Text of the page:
We also had the privilege of meeting with Jennifer Harbury, an attorney and human rights activist who is active in the Rio Grande Valley, specifically in cases involving Central Americans. She wrote the book Truth, Torture and the American Way to describe her efforts to find out what happened to her husband Everado during the Guatamalan civil war.
Jennifer told the story of a boy she took in, making the various issues around migrating children personal and vivid. In Honduras, gangs came to recruit the boy when he was about thirteen. They beat him, but he refused to join. The second time they ran him over with a car. His mom gave him $30 and told him to run. The Honduran army beat and robbed him at the border. He rode on the roof of the train. A gang got him in northern Mexico. He was nabbed with a bunch of children in order to extort from their families. The children broke away at the first opportunity and ran in every direction. He almost drowned swimming across the river and got picked up by Border Patrol. He was abused in an ORR facility and in foster care for a month when she met him. Since then, he has beaten alcohol, has a job, and is taking care of his nieces and nephews. Jennifer talked about what drives children to hit the road. As she said, "It's raining battered children in my back yard!"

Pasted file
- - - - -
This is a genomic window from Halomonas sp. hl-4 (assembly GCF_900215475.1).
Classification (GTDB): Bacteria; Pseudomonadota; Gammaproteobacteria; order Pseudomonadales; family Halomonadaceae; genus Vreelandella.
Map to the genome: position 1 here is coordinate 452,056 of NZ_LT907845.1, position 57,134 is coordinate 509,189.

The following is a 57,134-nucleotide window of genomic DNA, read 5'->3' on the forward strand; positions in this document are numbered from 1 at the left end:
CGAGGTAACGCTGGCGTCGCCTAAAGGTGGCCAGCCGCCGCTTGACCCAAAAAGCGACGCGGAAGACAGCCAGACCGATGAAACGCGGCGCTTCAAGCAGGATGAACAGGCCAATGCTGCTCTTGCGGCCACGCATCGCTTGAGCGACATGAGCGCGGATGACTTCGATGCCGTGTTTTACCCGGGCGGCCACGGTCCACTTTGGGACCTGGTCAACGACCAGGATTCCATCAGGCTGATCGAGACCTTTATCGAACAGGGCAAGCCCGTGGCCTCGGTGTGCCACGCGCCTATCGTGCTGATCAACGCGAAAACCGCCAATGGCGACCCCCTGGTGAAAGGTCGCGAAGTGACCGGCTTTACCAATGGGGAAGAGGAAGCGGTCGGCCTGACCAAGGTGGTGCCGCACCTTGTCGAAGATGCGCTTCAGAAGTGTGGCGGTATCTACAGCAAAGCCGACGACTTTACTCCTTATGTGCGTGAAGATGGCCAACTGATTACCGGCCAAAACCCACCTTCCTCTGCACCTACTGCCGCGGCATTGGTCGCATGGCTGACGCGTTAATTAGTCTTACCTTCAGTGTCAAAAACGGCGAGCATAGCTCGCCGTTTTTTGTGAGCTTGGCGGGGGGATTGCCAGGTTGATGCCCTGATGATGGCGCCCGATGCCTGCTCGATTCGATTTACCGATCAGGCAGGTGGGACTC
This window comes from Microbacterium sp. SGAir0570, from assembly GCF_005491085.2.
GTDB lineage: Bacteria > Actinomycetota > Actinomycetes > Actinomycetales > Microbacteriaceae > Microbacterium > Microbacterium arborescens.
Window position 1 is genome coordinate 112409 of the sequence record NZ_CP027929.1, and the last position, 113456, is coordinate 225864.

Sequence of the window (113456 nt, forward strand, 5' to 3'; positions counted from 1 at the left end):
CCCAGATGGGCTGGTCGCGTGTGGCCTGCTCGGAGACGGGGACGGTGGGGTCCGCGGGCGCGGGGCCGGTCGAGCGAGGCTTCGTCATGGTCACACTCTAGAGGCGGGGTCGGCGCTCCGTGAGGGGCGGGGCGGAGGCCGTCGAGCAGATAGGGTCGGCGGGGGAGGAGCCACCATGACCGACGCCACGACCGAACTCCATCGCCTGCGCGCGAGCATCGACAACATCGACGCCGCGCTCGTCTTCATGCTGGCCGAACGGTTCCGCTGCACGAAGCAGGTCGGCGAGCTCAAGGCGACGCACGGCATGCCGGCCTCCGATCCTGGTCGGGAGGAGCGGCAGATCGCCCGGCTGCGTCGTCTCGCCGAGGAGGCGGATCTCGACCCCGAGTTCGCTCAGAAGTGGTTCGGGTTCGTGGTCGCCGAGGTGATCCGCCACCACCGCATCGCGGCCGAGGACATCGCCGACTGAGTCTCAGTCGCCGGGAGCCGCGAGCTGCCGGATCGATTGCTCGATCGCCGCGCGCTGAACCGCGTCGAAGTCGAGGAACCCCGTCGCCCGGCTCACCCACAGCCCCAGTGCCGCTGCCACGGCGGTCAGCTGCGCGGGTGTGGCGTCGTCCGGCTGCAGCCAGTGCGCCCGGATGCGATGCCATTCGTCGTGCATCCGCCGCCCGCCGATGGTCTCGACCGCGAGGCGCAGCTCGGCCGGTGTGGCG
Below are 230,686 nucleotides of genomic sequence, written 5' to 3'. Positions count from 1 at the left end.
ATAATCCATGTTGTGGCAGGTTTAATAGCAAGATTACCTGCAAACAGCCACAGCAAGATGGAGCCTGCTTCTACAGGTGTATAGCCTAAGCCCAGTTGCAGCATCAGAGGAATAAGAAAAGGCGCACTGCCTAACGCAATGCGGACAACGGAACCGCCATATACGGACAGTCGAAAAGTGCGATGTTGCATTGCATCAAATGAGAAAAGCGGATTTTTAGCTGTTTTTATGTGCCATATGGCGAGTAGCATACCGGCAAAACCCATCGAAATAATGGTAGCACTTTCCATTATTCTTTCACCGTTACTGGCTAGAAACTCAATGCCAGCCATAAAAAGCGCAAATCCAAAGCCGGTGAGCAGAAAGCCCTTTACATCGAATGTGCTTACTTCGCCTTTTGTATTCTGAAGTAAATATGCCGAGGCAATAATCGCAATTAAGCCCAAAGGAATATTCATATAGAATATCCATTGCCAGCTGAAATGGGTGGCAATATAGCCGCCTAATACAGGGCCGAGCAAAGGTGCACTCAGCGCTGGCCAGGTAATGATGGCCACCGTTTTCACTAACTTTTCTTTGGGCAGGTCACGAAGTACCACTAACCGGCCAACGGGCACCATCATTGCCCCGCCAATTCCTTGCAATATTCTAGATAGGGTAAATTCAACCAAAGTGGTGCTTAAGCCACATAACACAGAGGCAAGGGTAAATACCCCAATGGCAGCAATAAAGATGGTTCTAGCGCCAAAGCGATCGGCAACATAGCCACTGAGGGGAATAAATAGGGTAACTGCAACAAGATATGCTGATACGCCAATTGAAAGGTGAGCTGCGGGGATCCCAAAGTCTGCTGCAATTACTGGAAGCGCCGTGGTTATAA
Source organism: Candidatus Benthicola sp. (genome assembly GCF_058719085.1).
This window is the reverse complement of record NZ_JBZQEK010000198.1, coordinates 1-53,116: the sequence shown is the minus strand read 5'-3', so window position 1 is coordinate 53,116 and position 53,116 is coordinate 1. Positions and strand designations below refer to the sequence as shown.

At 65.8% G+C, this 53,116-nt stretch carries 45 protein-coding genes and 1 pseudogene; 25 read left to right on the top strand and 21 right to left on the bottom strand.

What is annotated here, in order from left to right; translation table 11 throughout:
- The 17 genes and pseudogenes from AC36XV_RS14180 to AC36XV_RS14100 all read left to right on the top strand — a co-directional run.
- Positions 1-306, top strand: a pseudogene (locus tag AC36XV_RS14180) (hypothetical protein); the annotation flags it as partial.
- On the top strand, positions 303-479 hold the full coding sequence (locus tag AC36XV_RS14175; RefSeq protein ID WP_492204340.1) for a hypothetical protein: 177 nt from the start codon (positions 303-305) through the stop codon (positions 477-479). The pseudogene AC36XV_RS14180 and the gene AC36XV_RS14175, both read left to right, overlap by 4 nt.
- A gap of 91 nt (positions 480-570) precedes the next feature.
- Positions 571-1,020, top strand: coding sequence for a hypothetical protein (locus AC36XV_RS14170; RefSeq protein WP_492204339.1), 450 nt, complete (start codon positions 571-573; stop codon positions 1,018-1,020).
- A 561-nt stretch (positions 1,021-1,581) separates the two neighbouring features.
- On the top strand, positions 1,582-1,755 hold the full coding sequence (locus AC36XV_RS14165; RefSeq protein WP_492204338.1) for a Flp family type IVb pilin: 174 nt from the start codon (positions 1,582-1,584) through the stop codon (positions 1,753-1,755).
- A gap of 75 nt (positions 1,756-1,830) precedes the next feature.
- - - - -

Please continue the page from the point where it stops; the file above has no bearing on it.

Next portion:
We then visited Calvary Baptist Church and met with Pastor Chad Mason and Kathy Herzberg on the missions staff. Chad told us about the ways that volunteers are being used, what donations are needed, and how things are being coordinated to help refugees after they are dropped off at the McAllen bus depot. Volunteers meet families at the bus station, help them buy their tickets (with vouchers paid for by their families), and take them to the relief center at Sacred Heart Catholic Parish, two blocks from the station. The center is an ecumenical ministry run by Catholic Charities where volunteers help with a variety of services. The center sees 140 people per day. The refugees receive two fresh sets of clothes, they have the opportunity to eat, shower, and relax, and their children receive play therapy through Save the Children. Sister Leticia Benavides gave us a tour of the facility. We were there as a group of mothers and children arrived. Everyone in the large, cavernous facility stopped doing what they were doing and began to applaud. "Bienvenidos!" Welcome! People arrive after having been detained 3 – 10 days. They are dehydrated, tired, and tears well up at the first genuine act of hospitality they receive after the long journey.